“Smart infrastructure is a wide array of products and services to be developed, constructed, or manufactured and that is what we do — we manufacture, we develop and we construct,” Sharbatly said. “We manufacture solar panels, we manufacture power plants, invest in power plants by selling electricity and we construct plants.

“Today, we will invest in smart infrastructures such as utility-scale projects or the regular solar panel projects that can be seen on roofs or grounds. Solar plus battery, solar plus diesel, hybrid systems, and also powering vehicles using renewable energy, because we think there is a huge field where we are trying to be sustainable and buy electric vehicles. But we are powering them using conventional electricity, or we buy energy-efficient refrigerators that save money, which defeats the objective,” Sharbatly said.

Smart infrastructure essentially leverages data and digital connectivity to improve certain functions, including sustainable energy management. That aims to help in achieving a lower carbon footprint through the production of more efficient infrastructure and planning.

“We are trying to power all these products that have already taken a step towards sustainability with real sustainable sources of energy. It is solar today, but in the future, it could be something else as we are flexible and technology agnostic,” Sharbatly said.

“Sustainability is Vision 2030 — how can we build a country that is not dependent on one major source of income but have sustainable development across all sectors such as social, governmental, environmental, commercial, for the future,” Sharbatly said.

“The country’s location and climate mean it has plenty of promising sites for solar and even wind farms.”

The abundance of solar resource potential primarily indicated by its strategic location, accompanied by the recent fall in global oil prices and the falling cost of associated technologies, such as photovoltaic (PV) modules are major factors influencing the appeal of solar energy in the country. The costs of installing and operating such technologies have fallen drastically around the world in recent years, which means that even in a country where oil is copious, renewables still beckon as a cheap and clean alternative to traditional fossil fuels.

“Today solar is around 90 percent cheaper than oil and gas,” Sharbatly said.

“The first step onwards to this transition is hybrid solutions. Hybrid solutions are the first gateway to complete renewable energy or a 100-percent clean energy future. Today we have oil, we have power plants, we have diesel generators and we are not going to replace them as the energy demand is increasing, even if it is at a small rate. It is still increasing and we cannot convince people to throw away investments that they have made and bring something else when they have not made the return yet. This is the world view, not just my view. We have to transition into sustainability and into a sustainable grid powered by sustainable energy sources.”

The initial driver behind the Saudi government’s interest in the use of solar power was its intention to diversify its energy mix towards alternative sources, including renewables in order to preserve domestic energy production for export amid rising domestic consumption of oil for power generation.

“Oil, coal, gas, or any other source of energy will never, at least for the next 100 years, be out of the energy mix,” Sharbatly said. “We will use these fossil fuels to create all sorts of products. That's the true value of fossil fuels — to create value and products, instead of burning them to create electricity. We can make electricity in cheaper, cleaner ways.”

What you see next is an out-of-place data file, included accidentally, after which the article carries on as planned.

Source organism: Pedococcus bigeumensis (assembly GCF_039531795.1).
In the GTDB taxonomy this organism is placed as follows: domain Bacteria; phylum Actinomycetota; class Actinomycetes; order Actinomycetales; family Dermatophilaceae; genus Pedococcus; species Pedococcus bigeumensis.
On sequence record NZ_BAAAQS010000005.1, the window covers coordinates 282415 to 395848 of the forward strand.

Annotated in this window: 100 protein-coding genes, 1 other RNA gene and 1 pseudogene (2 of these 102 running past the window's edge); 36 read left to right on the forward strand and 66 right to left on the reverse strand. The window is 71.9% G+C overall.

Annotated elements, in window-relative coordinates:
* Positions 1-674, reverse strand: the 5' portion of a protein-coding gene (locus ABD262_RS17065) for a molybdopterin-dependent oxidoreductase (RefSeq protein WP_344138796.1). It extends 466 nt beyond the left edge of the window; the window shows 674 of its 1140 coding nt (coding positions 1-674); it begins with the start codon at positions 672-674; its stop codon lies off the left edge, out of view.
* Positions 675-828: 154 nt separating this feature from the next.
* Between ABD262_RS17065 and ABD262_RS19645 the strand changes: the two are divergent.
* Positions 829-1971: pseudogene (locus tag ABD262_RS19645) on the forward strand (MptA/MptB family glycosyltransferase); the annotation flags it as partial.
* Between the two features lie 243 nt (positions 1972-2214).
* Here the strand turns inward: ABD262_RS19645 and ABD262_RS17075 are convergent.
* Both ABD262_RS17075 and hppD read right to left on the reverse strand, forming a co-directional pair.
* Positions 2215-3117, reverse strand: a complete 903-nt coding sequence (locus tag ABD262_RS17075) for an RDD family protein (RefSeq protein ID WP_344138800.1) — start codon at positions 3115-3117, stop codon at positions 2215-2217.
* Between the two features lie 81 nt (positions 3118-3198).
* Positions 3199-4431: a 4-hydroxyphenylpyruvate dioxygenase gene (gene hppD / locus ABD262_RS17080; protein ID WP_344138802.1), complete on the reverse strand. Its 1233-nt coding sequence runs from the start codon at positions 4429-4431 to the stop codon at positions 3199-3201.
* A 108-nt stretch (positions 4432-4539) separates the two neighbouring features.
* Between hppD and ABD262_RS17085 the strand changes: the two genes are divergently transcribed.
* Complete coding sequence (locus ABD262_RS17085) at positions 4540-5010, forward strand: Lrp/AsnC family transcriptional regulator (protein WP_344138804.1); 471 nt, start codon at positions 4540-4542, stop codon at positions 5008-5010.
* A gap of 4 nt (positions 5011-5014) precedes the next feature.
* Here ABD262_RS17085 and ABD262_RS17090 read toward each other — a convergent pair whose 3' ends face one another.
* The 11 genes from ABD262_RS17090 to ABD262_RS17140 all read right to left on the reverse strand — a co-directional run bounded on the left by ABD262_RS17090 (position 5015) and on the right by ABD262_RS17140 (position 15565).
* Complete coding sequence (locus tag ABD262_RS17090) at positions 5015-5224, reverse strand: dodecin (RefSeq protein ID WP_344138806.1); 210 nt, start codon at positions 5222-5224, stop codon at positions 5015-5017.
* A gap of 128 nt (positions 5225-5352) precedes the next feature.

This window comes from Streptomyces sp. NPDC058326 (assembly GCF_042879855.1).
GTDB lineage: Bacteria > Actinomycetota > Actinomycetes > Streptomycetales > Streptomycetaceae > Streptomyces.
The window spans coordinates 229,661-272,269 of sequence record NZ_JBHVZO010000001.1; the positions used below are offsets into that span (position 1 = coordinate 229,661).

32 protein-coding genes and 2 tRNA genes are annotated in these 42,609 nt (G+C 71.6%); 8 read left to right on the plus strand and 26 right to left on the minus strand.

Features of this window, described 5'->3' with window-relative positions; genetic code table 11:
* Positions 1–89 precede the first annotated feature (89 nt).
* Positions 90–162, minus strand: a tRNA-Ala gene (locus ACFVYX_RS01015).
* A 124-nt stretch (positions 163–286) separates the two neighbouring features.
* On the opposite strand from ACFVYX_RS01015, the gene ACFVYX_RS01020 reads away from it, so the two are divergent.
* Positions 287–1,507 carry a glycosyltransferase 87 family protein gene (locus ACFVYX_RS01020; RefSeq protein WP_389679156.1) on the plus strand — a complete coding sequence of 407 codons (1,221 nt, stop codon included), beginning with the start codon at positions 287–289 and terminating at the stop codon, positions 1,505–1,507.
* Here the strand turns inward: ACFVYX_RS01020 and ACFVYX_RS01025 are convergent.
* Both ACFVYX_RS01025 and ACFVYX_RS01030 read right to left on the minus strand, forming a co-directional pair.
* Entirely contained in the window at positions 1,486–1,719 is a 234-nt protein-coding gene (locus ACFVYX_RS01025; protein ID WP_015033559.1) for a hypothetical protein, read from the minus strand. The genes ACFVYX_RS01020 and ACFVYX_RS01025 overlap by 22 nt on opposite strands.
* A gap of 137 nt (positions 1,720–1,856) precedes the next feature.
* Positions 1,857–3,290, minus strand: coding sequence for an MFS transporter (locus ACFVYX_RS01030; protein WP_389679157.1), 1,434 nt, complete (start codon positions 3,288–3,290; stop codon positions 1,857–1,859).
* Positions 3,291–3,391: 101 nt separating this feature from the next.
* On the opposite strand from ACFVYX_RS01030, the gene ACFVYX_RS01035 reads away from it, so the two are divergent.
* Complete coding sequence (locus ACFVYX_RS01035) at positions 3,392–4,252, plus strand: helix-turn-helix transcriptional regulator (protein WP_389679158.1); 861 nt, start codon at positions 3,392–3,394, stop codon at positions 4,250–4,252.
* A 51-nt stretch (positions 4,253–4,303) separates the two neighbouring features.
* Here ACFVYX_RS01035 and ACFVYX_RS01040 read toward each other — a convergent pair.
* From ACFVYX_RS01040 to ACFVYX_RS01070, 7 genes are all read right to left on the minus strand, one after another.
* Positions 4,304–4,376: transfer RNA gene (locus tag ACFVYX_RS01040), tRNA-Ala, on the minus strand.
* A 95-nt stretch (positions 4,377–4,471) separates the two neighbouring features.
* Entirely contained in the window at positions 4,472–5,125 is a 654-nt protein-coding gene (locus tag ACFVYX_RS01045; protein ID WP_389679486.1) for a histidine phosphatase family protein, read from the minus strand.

The global population is expected to reach 9.7 billion by 2050, which is a 1.9 billion increase from 2020, according to the UN. Concurrently, as urbanization continues, the proportion of the population living in urban areas will increase to around 66 percent by 2050, up from 30 percent in 1950.

Saudi Arabia’s capital Riyadh will at least double in size from its current population of around 7.5 million people by 2030. The country’s population will reach 45 million by 2050, implying a population increase of about 13.5 million from 2015. Meanwhile, the proportion of the urban population will increase at a dramatically higher rate than other countries, to under 90 percent by 2050, according to the UN Department of Economic and Social Affairs.

This high rate of population growth and urbanization has driven a rise in domestic energy and electricity demand. Peak electricity load in Saudi Arabia, for instance, has been rising by 7 percent every year. Electricity consumption has grown from 186.5 Terawatt hour (TWh) in 2008 to 345.05TWh in 2018, according to International Energy Agency (IEA) data. Further increase in such trends inevitably poses significant questions for sustainability and is anticipated to place unparalleled pressures on energy demand and supply.

In line with these trends, Desert Technologies has started working on the expansion of its factory from 100 MW to 200 MW yearly production, which is indicative of the heightened demand for renewables in the region. In 2021, the company plans to increase its presence within the Middle East and signed four projects by February. Two of the projects are in Saudi Arabia, one is in Bahrain and the one in Egypt is set to be completed by 2022.

The firm’s goals for the next five years echo such expansions, with intentions of accumulating projects in the Middle East and Africa. In Asia, Desert Technologies will be doing up to $3.5 billion of work, with a specific focus on the small to medium scale on-grid and off-grid solutions, according to Sharbatly. It also plans on releasing two other companies, one of which is a development company that will be released as a joint venture.